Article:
One Of The NYC’s Largest Commercial Landlords Is Going Millennial Friendly With Its 159 East Building
A millennial make-overs are changing the face of midtown Manhattan. Boston Properties, a major player in the city’s commercial real estate industry, is part of the process.
Midtown Manhattan office blocks are having an identity crisis. They are feeling unloved. Was a time when the old chestnut of “location, location, location” was enough to keep workers flowing through their austere, tiled lobbies. No more. Construction is afoot, development is happening and a whole neighborhood is attempting a rebranding.
“It used to be you could have a nice office space and that was enough to attract tenants,” said Boston Properties (one of the NYC’s largest commercial landlords) executive vice president to Crains. “That’s not enough anymore. You need to create a place where people will enjoy spending their time around work, a place with amenities and energy.”
Blame millennials, blame Google or the work/life balance books flooding the market but many of today’s work force view much of midtown Manhattan as passé as a MySpace account. Thus, thousands of square feet sit as empty as a coastal church in winter.
But midtown is striking back. One building, 159 E. 53rd St., is taking on areas like Hudson Yards, Soho and The Flatiron at their own game. It’s a small property in an area of behemoths but Boston Properties, which owns it, as well as the neighboring 399 Park Ave hope its diminutive size can be a blessing, giving a medium sized tenant the chance at branding the building.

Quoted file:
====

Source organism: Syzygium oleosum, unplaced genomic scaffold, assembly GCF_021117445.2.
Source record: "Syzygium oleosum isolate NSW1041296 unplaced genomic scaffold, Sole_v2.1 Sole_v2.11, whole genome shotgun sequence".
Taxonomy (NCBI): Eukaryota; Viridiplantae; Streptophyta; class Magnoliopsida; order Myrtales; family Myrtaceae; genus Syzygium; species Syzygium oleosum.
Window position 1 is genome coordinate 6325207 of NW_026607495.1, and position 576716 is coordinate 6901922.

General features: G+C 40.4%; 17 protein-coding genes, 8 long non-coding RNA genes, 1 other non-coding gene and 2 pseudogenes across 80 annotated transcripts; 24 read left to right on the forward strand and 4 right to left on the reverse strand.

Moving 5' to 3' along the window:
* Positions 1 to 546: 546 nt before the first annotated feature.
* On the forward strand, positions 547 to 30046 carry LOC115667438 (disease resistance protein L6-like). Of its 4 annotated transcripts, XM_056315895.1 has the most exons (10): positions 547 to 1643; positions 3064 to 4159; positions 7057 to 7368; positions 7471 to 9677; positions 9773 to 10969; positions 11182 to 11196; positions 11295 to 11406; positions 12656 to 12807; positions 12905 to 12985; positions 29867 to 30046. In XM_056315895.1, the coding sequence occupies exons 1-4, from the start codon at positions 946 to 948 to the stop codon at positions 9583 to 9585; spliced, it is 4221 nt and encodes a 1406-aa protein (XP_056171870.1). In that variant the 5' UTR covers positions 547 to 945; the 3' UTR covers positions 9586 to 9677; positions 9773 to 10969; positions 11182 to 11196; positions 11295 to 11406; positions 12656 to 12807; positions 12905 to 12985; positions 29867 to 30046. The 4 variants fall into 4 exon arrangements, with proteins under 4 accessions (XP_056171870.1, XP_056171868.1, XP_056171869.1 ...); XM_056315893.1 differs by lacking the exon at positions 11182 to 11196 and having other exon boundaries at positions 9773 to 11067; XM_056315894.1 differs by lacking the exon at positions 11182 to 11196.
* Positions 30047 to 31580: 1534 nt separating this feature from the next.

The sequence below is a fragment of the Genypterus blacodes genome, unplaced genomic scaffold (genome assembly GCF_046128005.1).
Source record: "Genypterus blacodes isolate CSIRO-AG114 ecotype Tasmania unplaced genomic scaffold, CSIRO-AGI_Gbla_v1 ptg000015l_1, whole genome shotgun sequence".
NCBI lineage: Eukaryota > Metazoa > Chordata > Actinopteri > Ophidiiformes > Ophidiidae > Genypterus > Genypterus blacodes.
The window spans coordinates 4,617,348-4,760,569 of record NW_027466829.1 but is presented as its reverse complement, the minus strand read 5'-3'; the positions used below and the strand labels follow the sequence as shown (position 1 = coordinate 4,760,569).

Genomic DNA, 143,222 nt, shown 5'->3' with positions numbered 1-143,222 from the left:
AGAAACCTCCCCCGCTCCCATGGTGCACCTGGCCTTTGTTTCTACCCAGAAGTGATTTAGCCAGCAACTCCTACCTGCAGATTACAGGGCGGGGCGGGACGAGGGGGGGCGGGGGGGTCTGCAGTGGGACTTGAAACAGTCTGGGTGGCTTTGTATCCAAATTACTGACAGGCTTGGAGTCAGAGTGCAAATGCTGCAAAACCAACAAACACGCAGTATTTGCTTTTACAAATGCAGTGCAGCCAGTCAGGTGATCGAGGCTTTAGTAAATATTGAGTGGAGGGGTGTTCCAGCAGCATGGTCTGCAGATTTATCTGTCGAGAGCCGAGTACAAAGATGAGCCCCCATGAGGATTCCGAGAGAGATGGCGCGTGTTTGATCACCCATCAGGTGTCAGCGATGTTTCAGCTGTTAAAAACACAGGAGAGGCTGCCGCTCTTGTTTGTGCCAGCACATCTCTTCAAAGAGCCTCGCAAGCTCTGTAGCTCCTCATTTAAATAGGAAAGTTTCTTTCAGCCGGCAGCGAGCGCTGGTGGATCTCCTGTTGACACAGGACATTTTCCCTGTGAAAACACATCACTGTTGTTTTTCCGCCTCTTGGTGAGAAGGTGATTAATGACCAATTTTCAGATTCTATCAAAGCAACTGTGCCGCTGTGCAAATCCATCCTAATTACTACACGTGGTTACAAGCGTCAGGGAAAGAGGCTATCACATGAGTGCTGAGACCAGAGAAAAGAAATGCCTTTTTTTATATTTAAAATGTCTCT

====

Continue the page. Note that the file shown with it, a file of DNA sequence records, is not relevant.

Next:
“This is the kind of space for a tenant that wants to be in midtown and still wants to attract a millennial workforce who might normally prefer to be in an area like midtown south,” said Andrew Levin, a senior vice president at Boston Properties who is working with Powers to oversee a dramatic renovation.
With a cost of $150 million, improvements include a new facade, new private lobby and a revamp of a sunken public plaza on the corner of 53rd Street and Lexington Avenue. There will also be a new entrance along East 53rd St offering increased street accessibility to the below-grade food hall via a large stairway. A new private lobby will service the five office floors above. The mantra: Light, airy and welcoming. It follows the precedent set by other landlords, making their properties destinations beyond the office space being leased above. Hudson Eats, a popular food hall was notably opened by Brookfield Properties at its downtown office complex, Brookfield Place.
Now all landlords are getting the message. Across the street from 159 E. 59th St, Boston Properties’ 399 Park Avenue is being cloaked with a new metal facade, entrance way, a roof garden and a new glass-walled office floor on top of a large set back at the property. The city’s major transit hubs — Penn Station, the Port Authority Bus Terminal and Grand Central are all in various stages of overhaul, while glassy, gleaming towers create a new skyline. Increasingly mid-town Manhattan has been the unloved step daughter of the cities hot neighborhoods. It’s about to get its glass slipper.
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